The iSeries COBOL programmer explains how to use the INITIALIZE statement for the System i. This is an add-on to an earlier post that had some errors in it, but the new post has corrected them to explain the importance of the function on the platform.
As an example, the post looks at fields within working storage, describing how the INITIALIZE field is meant to reset all of them to either zero if they’re numerical fields, or a space if they’re character fields.
Chris Hird has a post detailing how he upgraded his WebSphere Development Studio Client, and it’s interesting to see all the steps and downloads he had to endure in order to get there.
Hird said he’d been working with Remote Systems Explorer (RSE), a System i plug-in to WebSphere, for a couple months. The plug-in allows System i users to do such things as view and respond to System i messages from within WebSphere and compare and merge editors for System i source code.
Looking to upgrade was an issue, however, as Hird was having trouble using the upgrade function within RSE’s integrated development environment (IDE). But eventually he figured out a way to do it, although it took some serious time. Check out the post.
Timothy Prickett Morgan has an article over at the IT Jungle taking a look at product cycles for i5/OS and OS/400 — in particular, how long users can expect to receive support and upgrades on V5 releases when i5/OS V6R1 comes out, which is expected early this year.
Morgan mentions that IBM has stopped upgrades on V5R1 and V5R2 to V5R3 on Jan. 4, but hasn’t announced the stop date for upgrades from V5R2 and V5R3 to V5R4. He estimates that IBM will stop selling V5R4 about a year after announcing V6R1, but could end up stretching that to two years depending on user reaction.
Meanwhile, he sees the release of V6R1, along with some Power6-based blades running i5/OS expected out this year, to be a great opportunity for IBM to get some new customers — particularly SMBs — into the System i fold, as well as convincing existing ones to make the jump.
The way that RPG handles files on the System i requires intricate knowledge of how RPG works in order to make sure that references to a certain record field point where they should.
iDevelop has a good post outlining how pointing to the first of a sequence of fields in a record might be a risky venture. It explains that the data should be defined within a data structure in RPG to ensure “contiguous storage.” Check it out.
IBM often touts System i as an easy-to-manage platform, and for good reason. But still, IT gets more complex, and complexity can breed chaos without some level of control.
MC Press Online, which just recently redesigned its site, has a good article about systems management of System i. The article is by Andy Kowalsky, a senior product manager at Vision Solutions, so those of you who aren’t crazy about Vision’s customer service may take it with a grain of salt. Still, the article goes into a significant amount of detail on System i systems management, and it’s worth a look. Here’s an overview from the article:
The value of optimization and tighter management of System i is clear, but where should you begin? Start with the tasks that will deliver the utmost impact, with the least effort. This article examines the following five areas that typically provide the greatest benefits:
- Physical file reorganization
- QSYS and IFS object clean-up
- Logical file optimization
- Data, CPU, and I/O usage monitoring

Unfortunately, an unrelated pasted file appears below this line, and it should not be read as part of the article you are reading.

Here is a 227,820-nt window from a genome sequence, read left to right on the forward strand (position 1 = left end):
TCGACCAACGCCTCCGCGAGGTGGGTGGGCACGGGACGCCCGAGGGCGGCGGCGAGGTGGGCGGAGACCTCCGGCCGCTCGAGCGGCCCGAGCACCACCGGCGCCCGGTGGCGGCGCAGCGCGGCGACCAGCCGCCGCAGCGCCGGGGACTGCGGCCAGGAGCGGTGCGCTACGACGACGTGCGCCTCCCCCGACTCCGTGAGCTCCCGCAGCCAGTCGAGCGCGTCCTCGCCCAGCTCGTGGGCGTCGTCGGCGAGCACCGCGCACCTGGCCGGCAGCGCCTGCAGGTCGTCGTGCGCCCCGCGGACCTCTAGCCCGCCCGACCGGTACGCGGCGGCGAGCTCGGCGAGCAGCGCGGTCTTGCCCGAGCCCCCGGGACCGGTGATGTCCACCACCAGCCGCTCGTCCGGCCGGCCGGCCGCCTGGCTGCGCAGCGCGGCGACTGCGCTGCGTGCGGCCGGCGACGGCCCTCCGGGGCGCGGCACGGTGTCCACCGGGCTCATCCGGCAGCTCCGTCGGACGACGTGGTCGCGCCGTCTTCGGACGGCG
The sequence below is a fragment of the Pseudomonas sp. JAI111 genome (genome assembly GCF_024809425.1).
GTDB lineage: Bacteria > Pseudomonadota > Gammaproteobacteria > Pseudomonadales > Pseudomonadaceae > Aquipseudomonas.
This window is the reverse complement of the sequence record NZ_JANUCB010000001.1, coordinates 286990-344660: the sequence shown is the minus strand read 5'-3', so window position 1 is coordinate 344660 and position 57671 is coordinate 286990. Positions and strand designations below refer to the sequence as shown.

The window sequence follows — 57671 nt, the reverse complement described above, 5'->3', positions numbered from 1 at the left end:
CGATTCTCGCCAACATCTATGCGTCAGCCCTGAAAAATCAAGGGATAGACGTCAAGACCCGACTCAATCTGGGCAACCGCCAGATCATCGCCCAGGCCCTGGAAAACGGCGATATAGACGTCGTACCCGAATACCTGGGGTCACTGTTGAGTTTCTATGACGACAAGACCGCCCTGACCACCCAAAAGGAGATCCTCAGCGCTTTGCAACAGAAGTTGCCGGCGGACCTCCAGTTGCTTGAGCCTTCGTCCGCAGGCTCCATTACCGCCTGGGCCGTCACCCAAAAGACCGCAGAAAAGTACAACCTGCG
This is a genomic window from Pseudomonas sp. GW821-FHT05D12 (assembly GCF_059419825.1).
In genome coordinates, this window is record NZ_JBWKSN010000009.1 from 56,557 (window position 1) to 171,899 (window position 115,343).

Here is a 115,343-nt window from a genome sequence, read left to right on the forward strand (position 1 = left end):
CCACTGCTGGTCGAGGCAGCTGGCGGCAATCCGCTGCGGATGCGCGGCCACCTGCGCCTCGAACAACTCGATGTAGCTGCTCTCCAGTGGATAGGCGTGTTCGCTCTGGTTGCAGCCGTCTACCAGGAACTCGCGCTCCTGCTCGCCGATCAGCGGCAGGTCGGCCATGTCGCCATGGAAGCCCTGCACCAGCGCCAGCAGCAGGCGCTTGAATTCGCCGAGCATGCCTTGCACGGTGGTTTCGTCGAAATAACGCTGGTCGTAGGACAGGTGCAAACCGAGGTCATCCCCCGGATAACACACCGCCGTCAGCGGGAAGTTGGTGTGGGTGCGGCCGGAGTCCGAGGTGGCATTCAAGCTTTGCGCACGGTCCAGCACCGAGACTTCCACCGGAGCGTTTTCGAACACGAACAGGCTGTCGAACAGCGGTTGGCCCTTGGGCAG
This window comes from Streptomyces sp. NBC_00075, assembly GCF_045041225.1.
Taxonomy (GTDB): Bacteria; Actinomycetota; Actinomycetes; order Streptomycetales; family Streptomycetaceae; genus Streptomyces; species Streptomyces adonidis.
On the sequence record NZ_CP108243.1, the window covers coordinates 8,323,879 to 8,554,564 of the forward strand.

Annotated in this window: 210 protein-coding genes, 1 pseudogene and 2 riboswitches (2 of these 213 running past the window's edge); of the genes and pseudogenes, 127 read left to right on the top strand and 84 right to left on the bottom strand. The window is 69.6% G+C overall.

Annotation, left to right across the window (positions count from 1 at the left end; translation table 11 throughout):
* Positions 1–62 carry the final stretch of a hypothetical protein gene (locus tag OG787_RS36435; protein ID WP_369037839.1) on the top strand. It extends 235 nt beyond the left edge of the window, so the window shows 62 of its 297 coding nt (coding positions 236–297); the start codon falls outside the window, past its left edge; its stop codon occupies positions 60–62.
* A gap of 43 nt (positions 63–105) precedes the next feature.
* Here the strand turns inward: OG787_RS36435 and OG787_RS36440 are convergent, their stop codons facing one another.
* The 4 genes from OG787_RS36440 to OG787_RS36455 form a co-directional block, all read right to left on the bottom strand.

In mid-December, we published an interview with Marc Dupaquier, who was the general manager of IBM’s Business Systems division. Well, it looks like it was just a one-year contract. An IBM reorganization at the beginning of this year has altered the Business Systems unit. Big Blue’s System and Technology Group (STG) is now focused around clients: Enterprise Systems, Business Systems, Industry Systems and Microelectronics. Dupaquier isn’t leading any of those groups.
IBM is also divvying up its platforms into mainframes, Power-based systems (System p and i), “modular” systems (System x and BladeCenter), and storage. Dupaquier isn’t heading any of those either. The Power-based systems group will be led by Ross Mauri, who has been heading the System p division.
It will be interesting to see if System i garners significant attention from any of these division heads. It seems like they’re blending System i into System p and letting the System p folks lead it all. We’ll see if that affects System i innovation.
Continuing on the trend of looking forward to i5/OS V6R1, IBM Systems Magazine has an article on the new version of the System i operating system due out next year.
The article is about the upcoming features of V6R1, especially when it comes to ease in upgrading programs. The piece suggests reading hte IBM Redbook on the subject and a System i upgrade planning Web site:
With i5/OS V6R1, you’ll step up to a safer, faster, more flexible computing future.
Most people know that the System i and i5/OS are known for solid security features, but do you know what those features are?
I’m sure plenty of you do, but a new IBM Redbook details i5/OS’s native network security features, as well as envisioning some scenarios for network security, password elimination, i5/OS IP packet filtering, and more.
IBM has published a draft for a Redbook on getting ready for i5/OS V6R1, the next version of the System i operating system due out next year.
Much of the Redbook focuses on helping users convert their System i programs to i5/OS V6R1, which is required for the new version. Though this Redbook doesn’t look at the issue, it will also be interesting to see how System i applications and i5/OS run differently, if at all, when running on a blade server, which is also expected to happen next year.
The System i Network is hosting an interesting thread comparing DB2 native on the System i with SQL Server. Join the fun, or leave your comments here.